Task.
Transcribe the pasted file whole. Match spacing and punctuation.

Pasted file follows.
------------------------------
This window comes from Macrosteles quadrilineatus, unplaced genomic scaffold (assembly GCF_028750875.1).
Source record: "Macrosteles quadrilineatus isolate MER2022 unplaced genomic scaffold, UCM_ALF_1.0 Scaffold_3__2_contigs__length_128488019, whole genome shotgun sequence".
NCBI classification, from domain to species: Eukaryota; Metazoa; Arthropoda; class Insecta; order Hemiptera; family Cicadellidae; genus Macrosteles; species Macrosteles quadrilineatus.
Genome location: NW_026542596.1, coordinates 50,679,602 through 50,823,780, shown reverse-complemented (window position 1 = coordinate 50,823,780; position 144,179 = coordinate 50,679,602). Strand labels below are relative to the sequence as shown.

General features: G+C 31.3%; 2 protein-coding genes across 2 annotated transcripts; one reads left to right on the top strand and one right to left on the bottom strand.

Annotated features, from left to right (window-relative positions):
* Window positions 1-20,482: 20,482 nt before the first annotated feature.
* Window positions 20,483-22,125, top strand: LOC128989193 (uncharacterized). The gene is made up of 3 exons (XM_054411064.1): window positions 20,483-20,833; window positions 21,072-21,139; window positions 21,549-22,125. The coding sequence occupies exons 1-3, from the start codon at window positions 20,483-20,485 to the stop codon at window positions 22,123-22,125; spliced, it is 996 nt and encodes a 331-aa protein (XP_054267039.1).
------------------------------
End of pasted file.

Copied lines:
This window comes from Macrosteles quadrilineatus, unplaced genomic scaffold (assembly GCF_028750875.1).
Source record: "Macrosteles quadrilineatus isolate MER2022 unplaced genomic scaffold, UCM_ALF_1.0 Scaffold_3__2_contigs__length_128488019, whole genome shotgun sequence".
NCBI classification, from domain to species: Eukaryota; Metazoa; Arthropoda; class Insecta; order Hemiptera; family Cicadellidae; genus Macrosteles; species Macrosteles quadrilineatus.
Genome location: NW_026542596.1, coordinates 50,679,602 through 50,823,780, shown reverse-complemented (window position 1 = coordinate 50,823,780; position 144,179 = coordinate 50,679,602). Strand labels below are relative to the sequence as shown.

General features: G+C 31.3%; 2 protein-coding genes across 2 annotated transcripts; one reads left to right on the top strand and one right to left on the bottom strand.

Annotated features, from left to right (window-relative positions):
* Window positions 1-20,482: 20,482 nt before the first annotated feature.
* Window positions 20,483-22,125, top strand: LOC128989193 (uncharacterized). The gene is made up of 3 exons (XM_054411064.1): window positions 20,483-20,833; window positions 21,072-21,139; window positions 21,549-22,125. The coding sequence occupies exons 1-3, from the start codon at window positions 20,483-20,485 to the stop codon at window positions 22,123-22,125; spliced, it is 996 nt and encodes a 331-aa protein (XP_054267039.1).